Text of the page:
View Poll Results: What do you consider wealthy (money, not life experience or love etc.)?

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  • $100,000 liquid regardless of net worth

    4 11.11%
  • $50,000 liquid and $500,000 net worth

    3 8.33%
  • $500,000 net worth regardless of liquidity

    3 8.33%
  • $100,000 in liquidity and $1,000,000 net worth

    7 19.44%
  • $1,000,000 net worth regardless of liquidity

    8 22.22%
  • $200,000 in liquidity and $4 million net worth

    17 47.22%
  • $4 million net worth regardless of liquidity

    11 30.56%
  • $5 million or over net worth regardless of liquidity

    11 30.56%
  • $10 million or over net worth regardless of liquidity

    12 33.33%
  • It takes much more to impress me, and it needs to be liquid.

    1 2.78%
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Thread: What do you consider wealthy (money, not life experience or love etc)?

  1. #41
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    Re: What do you consider wealthy (money, not life experience or love etc)?

    Quote Originally Posted by cpwill View Post
    Combined Annualized Growth Rate of the S&P 500 (counting for inflation) since 1980 has been 7.68%. He's pretty much on the right track.
    Using that same site, the inflation-adjusted CAGR from 2000 to the end of 2010 was negative 2.07% -- with significant losses in 4 of those years.

    Quote Originally Posted by cpwill View Post
    without even knowing you I already know: you need to fire your financial adviser.
    I wasn't talking about what I have done myself. I was talking about future expectations -- what you could plan on when it comes to retirement -- not past performance.

    In addition, I know a number of people with very expensive financial advisers whose portfolios are worth less today than they were in 2000, even in nominal terms; inflation-adjusted makes it that much worse. If they had achieved a 2% post-inflation yield, they would be ecstatic.

  2. #42
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    Re: What do you consider wealthy (money, not life experience or love etc)?

    Quote Originally Posted by Lord Tammerlain View Post
    I know of two mutual funds with yieds above 9% right now. Both provide regular payouts of $0.06 per unit per month and have done so for years. Of course both have taken hits in the unit price. But as unit price goes down I can buy more units with the regular payout or through extra purchases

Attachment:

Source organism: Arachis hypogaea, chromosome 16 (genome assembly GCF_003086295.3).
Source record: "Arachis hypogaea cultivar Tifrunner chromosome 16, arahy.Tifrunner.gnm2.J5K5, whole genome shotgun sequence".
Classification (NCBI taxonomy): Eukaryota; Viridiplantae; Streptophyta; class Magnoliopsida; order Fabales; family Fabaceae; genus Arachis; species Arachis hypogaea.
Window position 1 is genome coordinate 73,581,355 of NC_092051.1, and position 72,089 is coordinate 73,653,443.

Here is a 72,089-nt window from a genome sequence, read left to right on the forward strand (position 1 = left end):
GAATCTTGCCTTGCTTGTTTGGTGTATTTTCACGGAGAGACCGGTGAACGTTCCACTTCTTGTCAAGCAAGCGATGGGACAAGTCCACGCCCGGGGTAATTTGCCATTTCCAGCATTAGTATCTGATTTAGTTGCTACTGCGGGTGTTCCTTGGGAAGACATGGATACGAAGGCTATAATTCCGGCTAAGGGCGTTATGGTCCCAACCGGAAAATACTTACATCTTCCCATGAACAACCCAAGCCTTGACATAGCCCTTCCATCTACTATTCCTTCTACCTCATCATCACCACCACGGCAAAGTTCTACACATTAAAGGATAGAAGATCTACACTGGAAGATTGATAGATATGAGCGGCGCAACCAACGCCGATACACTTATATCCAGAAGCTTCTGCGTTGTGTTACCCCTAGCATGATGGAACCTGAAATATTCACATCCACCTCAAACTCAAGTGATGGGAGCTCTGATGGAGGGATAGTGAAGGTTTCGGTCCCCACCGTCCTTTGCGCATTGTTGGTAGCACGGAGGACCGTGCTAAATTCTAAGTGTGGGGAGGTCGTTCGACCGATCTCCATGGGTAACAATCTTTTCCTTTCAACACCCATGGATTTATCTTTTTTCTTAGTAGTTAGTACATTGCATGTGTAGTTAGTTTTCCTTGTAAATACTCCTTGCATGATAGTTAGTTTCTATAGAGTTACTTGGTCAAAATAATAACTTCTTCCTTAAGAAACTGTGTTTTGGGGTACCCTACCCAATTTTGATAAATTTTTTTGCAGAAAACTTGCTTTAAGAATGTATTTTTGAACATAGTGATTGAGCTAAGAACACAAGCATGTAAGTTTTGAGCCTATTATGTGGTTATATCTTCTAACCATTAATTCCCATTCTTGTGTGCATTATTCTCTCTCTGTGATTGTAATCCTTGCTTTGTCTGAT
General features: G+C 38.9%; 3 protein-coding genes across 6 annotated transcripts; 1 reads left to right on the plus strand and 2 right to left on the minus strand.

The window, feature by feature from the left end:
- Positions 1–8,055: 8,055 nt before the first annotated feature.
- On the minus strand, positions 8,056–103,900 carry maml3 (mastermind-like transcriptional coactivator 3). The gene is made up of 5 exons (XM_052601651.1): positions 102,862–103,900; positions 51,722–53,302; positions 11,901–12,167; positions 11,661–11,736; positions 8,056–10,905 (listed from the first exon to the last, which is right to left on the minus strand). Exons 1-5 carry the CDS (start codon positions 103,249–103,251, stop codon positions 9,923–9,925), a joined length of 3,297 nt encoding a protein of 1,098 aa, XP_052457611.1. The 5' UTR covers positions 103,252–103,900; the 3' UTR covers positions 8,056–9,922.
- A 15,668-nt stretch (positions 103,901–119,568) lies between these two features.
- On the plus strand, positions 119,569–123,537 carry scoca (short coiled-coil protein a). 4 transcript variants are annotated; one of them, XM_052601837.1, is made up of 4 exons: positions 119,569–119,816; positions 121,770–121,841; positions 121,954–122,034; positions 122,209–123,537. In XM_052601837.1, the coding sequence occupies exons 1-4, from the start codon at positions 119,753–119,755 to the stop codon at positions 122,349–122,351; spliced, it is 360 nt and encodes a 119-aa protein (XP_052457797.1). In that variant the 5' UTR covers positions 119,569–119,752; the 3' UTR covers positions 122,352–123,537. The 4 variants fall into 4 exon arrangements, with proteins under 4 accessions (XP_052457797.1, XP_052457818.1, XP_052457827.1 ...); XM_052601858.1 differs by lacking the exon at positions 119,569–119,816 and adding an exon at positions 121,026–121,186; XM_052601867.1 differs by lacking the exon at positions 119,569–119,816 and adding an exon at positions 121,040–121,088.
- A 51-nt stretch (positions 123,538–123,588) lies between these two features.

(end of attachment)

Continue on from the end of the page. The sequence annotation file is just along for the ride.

A 9% yield with a declining unit price means a net yield below 9% -- it's easy to have a high yield if the yield includes part of your capital....

    The current CPI, after correction for government lies, is about 11% (see shadowstats.com) -- so at 9%, that's a negative 2% inflation-corrected yield. If you use the government-published CPI, which is about 4%, the net would be 5%, which is still short of the original 7% claim, even before correcting for the declining unit value.

  3. #43
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    Re: What do you consider wealthy (money, not life experience or love etc)?

    Quote Originally Posted by cpwill View Post
    Combined Annualized Growth Rate of the S&P 500 (counting for inflation) since 1980 has been 7.68%. He's pretty much on the right track.
    Using that same site, the inflation-adjusted CAGR from 2000 to 2010 was negative 2.07%.

    Quote Originally Posted by cpwill View Post
    without even knowing you I already know: you need to fire your financial adviser.
    I was talking about typical future expectations in the context of retirement, not my personal past performance.

    I know a number of people with expensive financial advisers who have portfolios that are worth less in nominal terms now than they were in 2000 -- and of course inflation just magnifies the problem. They would be thrilled to have had a +2% after-inflation yield.

  4. #44
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    Re: What do you consider wealthy (money, not life experience or love etc)?

    Quote Originally Posted by megaprogman View Post
    If you aren't willing to make a distinction between types of social spending and the underlying reasonings and goals, then your blind spot will cause you to suffer in your ability to debate policy accordingly.
    redistribution of wealth is redistribution of wealth. sounds like someone doesn't want to pay their fair share.

    You want to buy plane tickets out as far as possible and spend the extra $10 to change it at the last minute.
    We got one flight canceled - we had purchased on that theory, but then it turned out the insurance only covered "for medical reasons". dang corporations, being all corporationy - it's their fault I didn't read the fine print.

  5. #45
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    Re: What do you consider wealthy (money, not life experience or love etc)?

    Quote Originally Posted by SpeakUp View Post
    Using that same site, the inflation-adjusted CAGR from 2000 to 2010 was negative 2.07%.

    I was talking about typical future expectations in the context of retirement, not my personal past performance.
    then your earlier focus on 2000-2010 is in direct contradiction. Until this period there wasn't a single instance of a 10-year period in which the stock market had lost money. furthermore, we are discussing retirement plans, which run closer to 30 years.

    1940-1970: 8.04%
    1950-1980: 6.98%
    1960-1990: 4.59% (looks like inflation in the 70's was a real killer of real return)
    1970-2000: 7.52%
    1980-2010: 7.68%

    or, you could make an argument that properly, retirement savings should be done over 40-45 years:

    1940-1980: 6.12%
    1950-1990: 7.49%
    1960-2000: 6.93%
    1970-2010: 5.38%


    7% remains a far more likely scenario than -2.

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